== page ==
The German Reinheitsgebot –
the oldest, currently valid consumer protection law in the world
Today we are celebrating a very important anniversary: the German ‘Reinheitsgebot’ (purity law) is 500 years-old. On 23 April 1516, the co-regents of Bavaria, dukes Wilhelm IV and Ludwig X, passed a decree that beer may only be made of barley, hops, and water.[i] Continue reading
Grains of Paradise again –
in herring pies from Norwich
As happens so often, once you notice a topic, it seems to crop up everywhere. This was the case for me with Grains of Paradise. I first came across this spice as the special ingredient in the original Alban Buns. Today I happened to read a post about herring pies made by the City of Norwich for the king and there it was again. Continue reading
Alban Buns – do hot cross buns
originally come from St Albans?
It is the season of Lent and in a few weeks’ time it will be Easter. Visit any supermarket and you will find hot cross buns displayed in a prominent position. Nowadays they belong to Easter like Easter eggs, but where does this tradition actually come from? Continue reading
The Ginger Diaries (2) – an update
Nearly six long weeks have gone by since planting some ginger roots. During the first weeks nothing seemed to happen. I was getting very disappointed and had given up on growing ginger as a complete failure. At least, as far as trying to grow it from ginger root bought at the supermarket was concerned. I thought that possibly even the organic ginger had been sprayed with some growth inhibitor, as the experts had warned. Or that maybe the ginger sold as organic wasn’t organic after all. Continue reading
The Ginger Diaries
Day 1 and 2 – the first steps
Yesterday I came across an article on how grow your own ginger.[i] That’s an idea that had been floating around in my mind for a while – without me doing anything about it. Reading this article gave me the push I needed. Continue reading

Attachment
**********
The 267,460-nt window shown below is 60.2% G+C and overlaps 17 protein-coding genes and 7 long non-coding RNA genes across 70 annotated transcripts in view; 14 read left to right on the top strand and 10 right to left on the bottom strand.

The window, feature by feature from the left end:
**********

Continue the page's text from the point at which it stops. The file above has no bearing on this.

Our Daily Bread –
well worth the time and effort
No, I’m not going to talk about the Lord’s Prayer, but about the bread, our family eats daily. Although it is pretty remarkable that in the Lord’s Prayer the request for bread comes before the more philosophical requests like the forgiveness of sins. Continue reading
Home-made Kefir – an ongoing adventure
Many years ago, when still living in Germany, I used to like kefir with my muesli in the morning. In Germany you can buy it in the dairy section of your local supermarket. However, this is not necessarily the case in other countries, and I sort of forgot about kefir. It was only when researching the history of cheese that I was reminded of it. Continue reading
Strawberries and Cream – and Richard III
Who doesn’t like strawberries and cream? And what if Richard III was no exception?
One of my favourite sites on the internet is Medievalists. Net, where I always find some article which interests and inspires me. The latest offering was no exception, ‘Recipes from The Tudor Kitchen’. I immediately thought of Julia, the expert on medieval cuisine of the NSW Branch of the Richard III Society. Continue reading
Cheese Making through the Ages
I love cheese. So when I came across a reference to cheese during my research into Robert the Mason, I kept it in my mind’s “of interest” tray to come back to later.
In the 12th century, Geoffrey de Gorham, who was abbot of St Albans from 1119 to 1146, assigned to the monastery’s kitchen all of the cheeses from the Abbey’s demesnes of (St Paul’s) Walden, Abbot’s Langley and Sandridge (all in Hertfordshire).  It seems likely, as cheese was specifically mentioned in the Gesta abbatum, it had a high priority for the diet of the monks.